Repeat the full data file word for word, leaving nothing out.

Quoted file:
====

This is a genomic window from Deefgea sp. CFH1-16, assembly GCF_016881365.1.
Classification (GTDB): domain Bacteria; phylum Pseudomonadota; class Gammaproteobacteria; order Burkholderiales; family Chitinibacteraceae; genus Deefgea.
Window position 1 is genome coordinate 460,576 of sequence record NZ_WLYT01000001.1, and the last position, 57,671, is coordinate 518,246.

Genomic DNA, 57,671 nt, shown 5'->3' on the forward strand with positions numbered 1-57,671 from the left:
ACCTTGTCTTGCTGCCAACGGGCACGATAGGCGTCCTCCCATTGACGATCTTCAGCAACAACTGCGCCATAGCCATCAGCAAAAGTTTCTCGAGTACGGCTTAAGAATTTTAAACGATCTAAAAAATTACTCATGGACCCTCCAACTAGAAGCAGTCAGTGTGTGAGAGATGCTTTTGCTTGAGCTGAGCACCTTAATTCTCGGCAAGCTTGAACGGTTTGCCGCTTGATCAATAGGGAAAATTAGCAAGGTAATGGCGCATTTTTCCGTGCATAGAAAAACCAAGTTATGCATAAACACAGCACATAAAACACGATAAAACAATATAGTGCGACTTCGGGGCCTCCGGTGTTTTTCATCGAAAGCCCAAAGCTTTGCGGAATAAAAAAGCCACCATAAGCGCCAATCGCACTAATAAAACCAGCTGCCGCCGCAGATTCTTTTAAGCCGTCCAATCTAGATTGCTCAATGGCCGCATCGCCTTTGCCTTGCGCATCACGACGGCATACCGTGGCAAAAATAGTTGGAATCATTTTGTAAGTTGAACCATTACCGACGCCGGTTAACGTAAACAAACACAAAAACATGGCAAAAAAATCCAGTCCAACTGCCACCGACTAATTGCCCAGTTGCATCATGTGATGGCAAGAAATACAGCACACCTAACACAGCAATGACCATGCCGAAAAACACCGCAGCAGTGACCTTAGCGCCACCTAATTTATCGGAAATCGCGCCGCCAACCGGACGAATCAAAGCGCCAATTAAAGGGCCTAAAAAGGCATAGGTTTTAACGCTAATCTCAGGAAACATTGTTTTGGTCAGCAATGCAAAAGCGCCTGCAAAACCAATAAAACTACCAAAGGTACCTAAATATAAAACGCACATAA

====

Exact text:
This is a genomic window from Deefgea sp. CFH1-16, assembly GCF_016881365.1.
Classification (GTDB): domain Bacteria; phylum Pseudomonadota; class Gammaproteobacteria; order Burkholderiales; family Chitinibacteraceae; genus Deefgea.
Window position 1 is genome coordinate 460,576 of sequence record NZ_WLYT01000001.1, and the last position, 57,671, is coordinate 518,246.

Genomic DNA, 57,671 nt, shown 5'->3' on the forward strand with positions numbered 1-57,671 from the left:
ACCTTGTCTTGCTGCCAACGGGCACGATAGGCGTCCTCCCATTGACGATCTTCAGCAACAACTGCGCCATAGCCATCAGCAAAAGTTTCTCGAGTACGGCTTAAGAATTTTAAACGATCTAAAAAATTACTCATGGACCCTCCAACTAGAAGCAGTCAGTGTGTGAGAGATGCTTTTGCTTGAGCTGAGCACCTTAATTCTCGGCAAGCTTGAACGGTTTGCCGCTTGATCAATAGGGAAAATTAGCAAGGTAATGGCGCATTTTTCCGTGCATAGAAAAACCAAGTTATGCATAAACACAGCACATAAAACACGATAAAACAATATAGTGCGACTTCGGGGCCTCCGGTGTTTTTCATCGAAAGCCCAAAGCTTTGCGGAATAAAAAAGCCACCATAAGCGCCAATCGCACTAATAAAACCAGCTGCCGCCGCAGATTCTTTTAAGCCGTCCAATCTAGATTGCTCAATGGCCGCATCGCCTTTGCCTTGCGCATCACGACGGCATACCGTGGCAAAAATAGTTGGAATCATTTTGTAAGTTGAACCATTACCGACGCCGGTTAACGTAAACAAACACAAAAACATGGCAAAAAAATCCAGTCCAACTGCCACCGACTAATTGCCCAGTTGCATCATGTGATGGCAAGAAATACAGCACACCTAACACAGCAATGACCATGCCGAAAAACACCGCAGCAGTGACCTTAGCGCCACCTAATTTATCGGAAATCGCGCCGCCAACCGGACGAATCAAAGCGCCAATTAAAGGGCCTAAAAAGGCATAGGTTTTAACGCTAATCTCAGGAAACATTGTTTTGGTCAGCAATGCAAAAGCGCCTGCAAAACCAATAAAACTACCAAAGGTACCTAAATATAAAACGCACATAA